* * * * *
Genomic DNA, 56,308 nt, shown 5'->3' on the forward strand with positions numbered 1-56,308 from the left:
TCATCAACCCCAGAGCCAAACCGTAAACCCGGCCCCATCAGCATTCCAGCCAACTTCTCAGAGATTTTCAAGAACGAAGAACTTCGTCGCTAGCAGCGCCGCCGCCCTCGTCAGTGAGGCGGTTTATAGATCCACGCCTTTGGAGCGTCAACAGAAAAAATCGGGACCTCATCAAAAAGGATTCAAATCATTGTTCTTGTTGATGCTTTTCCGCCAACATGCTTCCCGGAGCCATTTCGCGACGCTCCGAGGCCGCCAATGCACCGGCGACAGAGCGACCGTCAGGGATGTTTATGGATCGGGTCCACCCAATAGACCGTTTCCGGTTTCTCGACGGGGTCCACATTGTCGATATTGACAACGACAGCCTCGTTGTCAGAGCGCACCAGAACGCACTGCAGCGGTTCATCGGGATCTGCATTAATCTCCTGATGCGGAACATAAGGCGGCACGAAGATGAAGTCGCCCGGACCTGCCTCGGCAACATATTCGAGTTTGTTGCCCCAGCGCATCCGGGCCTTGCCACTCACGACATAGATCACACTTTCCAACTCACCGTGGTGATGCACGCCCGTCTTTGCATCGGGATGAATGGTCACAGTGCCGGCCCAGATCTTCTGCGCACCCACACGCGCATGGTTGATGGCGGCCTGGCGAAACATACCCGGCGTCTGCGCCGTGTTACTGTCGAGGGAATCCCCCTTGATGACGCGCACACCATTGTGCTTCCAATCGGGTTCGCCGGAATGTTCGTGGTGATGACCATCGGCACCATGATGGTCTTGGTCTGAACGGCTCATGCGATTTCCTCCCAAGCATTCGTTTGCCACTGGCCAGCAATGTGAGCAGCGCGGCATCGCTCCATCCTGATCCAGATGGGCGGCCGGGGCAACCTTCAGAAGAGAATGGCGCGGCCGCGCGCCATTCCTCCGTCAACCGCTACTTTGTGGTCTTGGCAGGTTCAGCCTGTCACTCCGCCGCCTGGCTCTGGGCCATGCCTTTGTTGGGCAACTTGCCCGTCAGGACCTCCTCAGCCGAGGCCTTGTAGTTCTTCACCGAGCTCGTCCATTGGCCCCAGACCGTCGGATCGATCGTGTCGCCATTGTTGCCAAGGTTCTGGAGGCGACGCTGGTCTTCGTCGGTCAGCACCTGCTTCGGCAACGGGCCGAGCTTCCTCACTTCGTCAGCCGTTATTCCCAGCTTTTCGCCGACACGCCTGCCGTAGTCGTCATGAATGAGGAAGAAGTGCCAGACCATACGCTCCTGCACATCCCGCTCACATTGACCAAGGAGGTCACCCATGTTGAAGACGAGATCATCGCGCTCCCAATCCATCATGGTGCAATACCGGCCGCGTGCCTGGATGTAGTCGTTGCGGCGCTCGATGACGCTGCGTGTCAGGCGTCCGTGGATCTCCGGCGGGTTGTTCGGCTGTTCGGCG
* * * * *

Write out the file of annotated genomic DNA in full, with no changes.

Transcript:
Genomic DNA, 56,308 nt, shown 5'->3' on the forward strand with positions numbered 1-56,308 from the left:
TCATCAACCCCAGAGCCAAACCGTAAACCCGGCCCCATCAGCATTCCAGCCAACTTCTCAGAGATTTTCAAGAACGAAGAACTTCGTCGCTAGCAGCGCCGCCGCCCTCGTCAGTGAGGCGGTTTATAGATCCACGCCTTTGGAGCGTCAACAGAAAAAATCGGGACCTCATCAAAAAGGATTCAAATCATTGTTCTTGTTGATGCTTTTCCGCCAACATGCTTCCCGGAGCCATTTCGCGACGCTCCGAGGCCGCCAATGCACCGGCGACAGAGCGACCGTCAGGGATGTTTATGGATCGGGTCCACCCAATAGACCGTTTCCGGTTTCTCGACGGGGTCCACATTGTCGATATTGACAACGACAGCCTCGTTGTCAGAGCGCACCAGAACGCACTGCAGCGGTTCATCGGGATCTGCATTAATCTCCTGATGCGGAACATAAGGCGGCACGAAGATGAAGTCGCCCGGACCTGCCTCGGCAACATATTCGAGTTTGTTGCCCCAGCGCATCCGGGCCTTGCCACTCACGACATAGATCACACTTTCCAACTCACCGTGGTGATGCACGCCCGTCTTTGCATCGGGATGAATGGTCACAGTGCCGGCCCAGATCTTCTGCGCACCCACACGCGCATGGTTGATGGCGGCCTGGCGAAACATACCCGGCGTCTGCGCCGTGTTACTGTCGAGGGAATCCCCCTTGATGACGCGCACACCATTGTGCTTCCAATCGGGTTCGCCGGAATGTTCGTGGTGATGACCATCGGCACCATGATGGTCTTGGTCTGAACGGCTCATGCGATTTCCTCCCAAGCATTCGTTTGCCACTGGCCAGCAATGTGAGCAGCGCGGCATCGCTCCATCCTGATCCAGATGGGCGGCCGGGGCAACCTTCAGAAGAGAATGGCGCGGCCGCGCGCCATTCCTCCGTCAACCGCTACTTTGTGGTCTTGGCAGGTTCAGCCTGTCACTCCGCCGCCTGGCTCTGGGCCATGCCTTTGTTGGGCAACTTGCCCGTCAGGACCTCCTCAGCCGAGGCCTTGTAGTTCTTCACCGAGCTCGTCCATTGGCCCCAGACCGTCGGATCGATCGTGTCGCCATTGTTGCCAAGGTTCTGGAGGCGACGCTGGTCTTCGTCGGTCAGCACCTGCTTCGGCAACGGGCCGAGCTTCCTCACTTCGTCAGCCGTTATTCCCAGCTTTTCGCCGACACGCCTGCCGTAGTCGTCATGAATGAGGAAGAAGTGCCAGACCATACGCTCCTGCACATCCCGCTCACATTGACCAAGGAGGTCACCCATGTTGAAGACGAGATCATCGCGCTCCCAATCCATCATGGTGCAATACCGGCCGCGTGCCTGGATGTAGTCGTTGCGGCGCTCGATGACGCTGCGTGTCAGGCGTCCGTGGATCTCCGGCGGGTTGTTCGGCTGTTCGGCG